Does Python really follow its philosophy of "Readability counts"?

Luis Zarrabeitia kyrie at uh.cu
Sun Jan 25 06:54:38 CET 2009


Quoting "Russ P." <Russ.Paielli at gmail.com>:

> Once again, if you have the source code for the library (and the right
> to modify it), how does the "power" lie with the library implementer
> rather than you the user?
> 
> You say you don't want to "fork" the library. Let's stipulate for the
> sake of argument that a one-line change is indeed a "fork." 

It is. For starters, I'd lose the information of "this attribute was intended to
be internal and I'm accessing it anyway".

> Think
> about what you are saying. You are saying that you should dictate how
> the producer of the library should implement it because you don't want
> to be bothered to "fork" it.

No. I am not dictating _anything_. The beauty of it, you don't have to do
_anything_ for this to happen.

Now, you may say that I'm trying to force you to relax and do nothing instead of
complaining because the language I use doesn't put enough restrictions on me.

> If you don't like his design decisions,
> shouldn't the onus be on *you* to make the trivial change necessary to
> get access to what you want?

Or contacting him about it and maybe send him a patch, sure, why not. But this
has nothing to do with enforced data hiding. Having obj._public_var is just as
badly designed as having "private public_var".

> Imagine a person who repairs computers. He is really annoyed that he
> constantly has to remove the cover to get at the guts of the computer.
> So he insists that computers cases should be made without covers.
> After all, manufacturers put covers on computers only because they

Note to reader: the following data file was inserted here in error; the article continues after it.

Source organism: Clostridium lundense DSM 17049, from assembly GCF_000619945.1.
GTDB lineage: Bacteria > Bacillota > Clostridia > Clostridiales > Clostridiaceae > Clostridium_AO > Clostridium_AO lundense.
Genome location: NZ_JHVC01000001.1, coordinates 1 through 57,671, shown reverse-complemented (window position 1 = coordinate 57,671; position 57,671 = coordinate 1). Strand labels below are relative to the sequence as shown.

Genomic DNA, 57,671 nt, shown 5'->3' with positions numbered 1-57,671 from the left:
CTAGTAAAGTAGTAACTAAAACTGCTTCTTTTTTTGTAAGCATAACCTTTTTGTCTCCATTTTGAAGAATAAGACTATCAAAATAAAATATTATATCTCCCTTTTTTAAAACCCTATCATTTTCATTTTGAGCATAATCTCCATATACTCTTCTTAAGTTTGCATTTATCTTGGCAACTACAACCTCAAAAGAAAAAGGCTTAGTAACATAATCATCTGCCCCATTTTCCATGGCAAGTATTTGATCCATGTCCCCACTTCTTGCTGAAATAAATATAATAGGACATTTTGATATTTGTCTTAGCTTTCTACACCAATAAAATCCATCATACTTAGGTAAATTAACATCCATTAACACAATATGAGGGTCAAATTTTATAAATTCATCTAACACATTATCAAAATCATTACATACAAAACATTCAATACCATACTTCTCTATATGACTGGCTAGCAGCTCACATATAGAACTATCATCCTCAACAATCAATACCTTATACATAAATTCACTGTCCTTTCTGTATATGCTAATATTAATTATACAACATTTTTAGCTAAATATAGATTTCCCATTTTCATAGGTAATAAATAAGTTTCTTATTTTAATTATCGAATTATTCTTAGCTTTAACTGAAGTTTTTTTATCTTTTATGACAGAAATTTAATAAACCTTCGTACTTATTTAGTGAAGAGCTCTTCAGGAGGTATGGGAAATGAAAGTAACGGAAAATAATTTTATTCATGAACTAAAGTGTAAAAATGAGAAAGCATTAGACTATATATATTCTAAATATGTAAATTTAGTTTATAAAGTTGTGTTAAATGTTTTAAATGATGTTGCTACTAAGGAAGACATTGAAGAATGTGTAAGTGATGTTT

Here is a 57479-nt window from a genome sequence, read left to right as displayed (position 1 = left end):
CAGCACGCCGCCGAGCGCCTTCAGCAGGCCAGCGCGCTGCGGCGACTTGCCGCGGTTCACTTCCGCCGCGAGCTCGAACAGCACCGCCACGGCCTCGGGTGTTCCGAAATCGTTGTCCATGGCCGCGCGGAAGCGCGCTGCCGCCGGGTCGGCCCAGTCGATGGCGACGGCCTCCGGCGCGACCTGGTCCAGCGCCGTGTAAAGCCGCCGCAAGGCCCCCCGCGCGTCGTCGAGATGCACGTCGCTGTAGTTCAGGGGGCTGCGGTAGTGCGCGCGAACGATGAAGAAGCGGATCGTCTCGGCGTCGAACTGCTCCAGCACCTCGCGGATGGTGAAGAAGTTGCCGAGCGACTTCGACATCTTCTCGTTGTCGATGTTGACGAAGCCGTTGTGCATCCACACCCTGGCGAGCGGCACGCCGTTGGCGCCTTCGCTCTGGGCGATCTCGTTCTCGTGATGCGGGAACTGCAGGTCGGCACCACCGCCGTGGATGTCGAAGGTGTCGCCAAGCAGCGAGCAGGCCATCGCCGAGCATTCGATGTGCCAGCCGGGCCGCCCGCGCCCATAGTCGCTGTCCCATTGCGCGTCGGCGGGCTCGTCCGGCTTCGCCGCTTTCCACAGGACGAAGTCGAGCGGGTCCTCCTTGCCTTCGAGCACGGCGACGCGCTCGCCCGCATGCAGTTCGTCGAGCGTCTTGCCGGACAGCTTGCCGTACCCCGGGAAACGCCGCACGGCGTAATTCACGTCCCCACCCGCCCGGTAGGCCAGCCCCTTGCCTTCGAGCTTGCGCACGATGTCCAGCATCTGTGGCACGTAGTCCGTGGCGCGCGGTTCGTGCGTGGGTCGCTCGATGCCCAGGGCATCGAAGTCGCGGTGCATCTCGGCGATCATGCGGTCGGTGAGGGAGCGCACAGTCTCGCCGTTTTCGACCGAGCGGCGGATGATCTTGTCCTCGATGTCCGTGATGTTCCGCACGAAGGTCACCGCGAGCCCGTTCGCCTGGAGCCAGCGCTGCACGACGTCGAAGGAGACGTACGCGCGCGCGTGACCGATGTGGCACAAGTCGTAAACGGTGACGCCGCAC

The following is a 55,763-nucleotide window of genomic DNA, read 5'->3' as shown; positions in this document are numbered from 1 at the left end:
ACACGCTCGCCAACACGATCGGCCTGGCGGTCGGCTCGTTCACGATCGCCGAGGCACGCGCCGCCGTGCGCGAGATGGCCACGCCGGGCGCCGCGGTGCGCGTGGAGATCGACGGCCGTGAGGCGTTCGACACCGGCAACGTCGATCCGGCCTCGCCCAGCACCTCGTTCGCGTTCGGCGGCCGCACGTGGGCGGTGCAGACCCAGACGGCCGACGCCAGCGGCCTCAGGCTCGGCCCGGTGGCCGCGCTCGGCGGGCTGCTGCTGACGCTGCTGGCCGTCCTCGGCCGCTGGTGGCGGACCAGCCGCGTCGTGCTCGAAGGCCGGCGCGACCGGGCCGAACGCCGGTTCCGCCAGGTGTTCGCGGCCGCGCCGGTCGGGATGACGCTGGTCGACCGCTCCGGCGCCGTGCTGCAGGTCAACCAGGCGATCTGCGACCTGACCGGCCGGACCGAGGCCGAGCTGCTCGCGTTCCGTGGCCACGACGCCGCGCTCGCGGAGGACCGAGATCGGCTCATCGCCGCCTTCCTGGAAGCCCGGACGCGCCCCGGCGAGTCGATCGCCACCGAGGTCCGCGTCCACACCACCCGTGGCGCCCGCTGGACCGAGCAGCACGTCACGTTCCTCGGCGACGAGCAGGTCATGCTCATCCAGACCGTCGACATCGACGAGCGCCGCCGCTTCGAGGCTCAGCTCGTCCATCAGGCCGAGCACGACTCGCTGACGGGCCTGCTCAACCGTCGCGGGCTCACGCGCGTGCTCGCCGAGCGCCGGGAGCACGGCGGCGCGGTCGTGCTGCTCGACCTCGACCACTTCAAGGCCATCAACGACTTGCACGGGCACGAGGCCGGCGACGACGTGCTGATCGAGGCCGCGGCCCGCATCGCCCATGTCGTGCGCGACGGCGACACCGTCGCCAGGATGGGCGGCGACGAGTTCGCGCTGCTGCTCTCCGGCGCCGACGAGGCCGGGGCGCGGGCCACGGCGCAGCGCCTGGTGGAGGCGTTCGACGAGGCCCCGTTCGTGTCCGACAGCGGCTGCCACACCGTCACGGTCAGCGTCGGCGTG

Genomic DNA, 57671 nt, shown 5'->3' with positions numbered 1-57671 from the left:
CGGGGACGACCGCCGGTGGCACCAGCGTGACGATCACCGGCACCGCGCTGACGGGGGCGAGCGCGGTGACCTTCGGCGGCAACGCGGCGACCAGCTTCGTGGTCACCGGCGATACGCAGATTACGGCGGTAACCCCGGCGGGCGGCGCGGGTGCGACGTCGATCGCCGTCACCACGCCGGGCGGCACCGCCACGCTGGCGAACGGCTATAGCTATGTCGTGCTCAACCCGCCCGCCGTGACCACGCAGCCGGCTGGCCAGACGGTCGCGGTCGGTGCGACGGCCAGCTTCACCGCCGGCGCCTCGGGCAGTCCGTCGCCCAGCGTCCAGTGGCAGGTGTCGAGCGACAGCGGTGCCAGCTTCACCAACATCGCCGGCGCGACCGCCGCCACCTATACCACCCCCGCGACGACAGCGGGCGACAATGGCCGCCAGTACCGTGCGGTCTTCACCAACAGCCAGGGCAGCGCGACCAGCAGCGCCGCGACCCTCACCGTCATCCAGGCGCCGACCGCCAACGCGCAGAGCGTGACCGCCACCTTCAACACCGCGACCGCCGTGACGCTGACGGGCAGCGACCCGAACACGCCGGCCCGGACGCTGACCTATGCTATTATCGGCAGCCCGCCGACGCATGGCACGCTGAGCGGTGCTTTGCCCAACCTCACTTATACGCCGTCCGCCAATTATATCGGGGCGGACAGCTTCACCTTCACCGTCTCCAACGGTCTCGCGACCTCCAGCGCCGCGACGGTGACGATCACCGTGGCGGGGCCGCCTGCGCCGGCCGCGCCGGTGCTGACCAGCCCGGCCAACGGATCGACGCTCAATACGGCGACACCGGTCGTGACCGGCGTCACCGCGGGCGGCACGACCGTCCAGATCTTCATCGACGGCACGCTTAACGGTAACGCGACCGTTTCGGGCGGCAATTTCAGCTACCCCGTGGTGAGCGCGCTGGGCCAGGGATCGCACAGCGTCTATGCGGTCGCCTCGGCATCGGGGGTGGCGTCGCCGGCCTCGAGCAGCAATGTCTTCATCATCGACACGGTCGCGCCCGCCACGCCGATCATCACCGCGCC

> don't trust us and think we're too "stupid" to safely handle an
> uncovered computer box.
> 
> That is logically equivalent to your position on enforced access
> restrictions in software.

Do you realize that most computer cases are trivially easy to open? (Nevermind
that there are other reasons... dust, protection against physical damage, etc.
My PC is locked enough to protect them, but opened enough so I can "play" with
it whenever I need)

> > And, FYI, when programming in java, C++ or C#, I do use "private" and
> > "protected" variables, not becasue I want to forbid others from using it,
> but
> > because it is [rightly?] assumed that everything marked as public is safe
> to use
> > - and I consider that a strong enough "external" reason to do it.
> 
> You could just use leading underscores and note their meaning in the
> documentation. If that's such a great approach, why not do it? Yes, I
> know, it's not a widely used convention in those other languages. Fair
> enough. 

It is not a widely used convention, and that is reason enough for me. It's quite
a contradiction to say in the code "this thing is safe to use" and then document
it as "highly unsafe - do not touch". With Java and C# I'm more lenient (and
work more with explicit interfaces rather than just the public/protected/private
thing).

BTW, the actual 'private' case for most languages is a different beast: it is
used to prevent namespace pollution/name clashes. I can't easily simulate those
with public attributes in C#/Java/C++ (but I concede that their 'privates' do a
better job at this than python's self.__local)

> But you could still do it if it's such a good idea.

I think someone commented in this thread about a case where he had to do exactly
that.

[copying from your other reply]

> But what if I want an automatic check to verify that I am using it as
> the author intended? Is that unreasonable? Think of enforced access
> restriction as an automatic "assert" every time an attribute is
> accessed that it is not a private attribute.

I think that was a reply to a message where I said that I used pylint run those
checks on third party libraries. And I obviously can do the same with my own
code. I don't have threading now, so I can't check if I really said that. If I
didn't, well, I'm saying it now.

Now, as Paul Robin pointed out, those statics checks done by pylint can't catch
a runtime workaround using eval, exec or getattr/setattr. But neither can C++.

By the way, I urge you to try to write code that pylint doesn't complain about.
It's easy to not be satisfied with the checks it provides if you haven't used it.




-- 
Luis Zarrabeitia
Facultad de Matemática y Computación, UH
http://profesores.matcom.uh.cu/~kyrie



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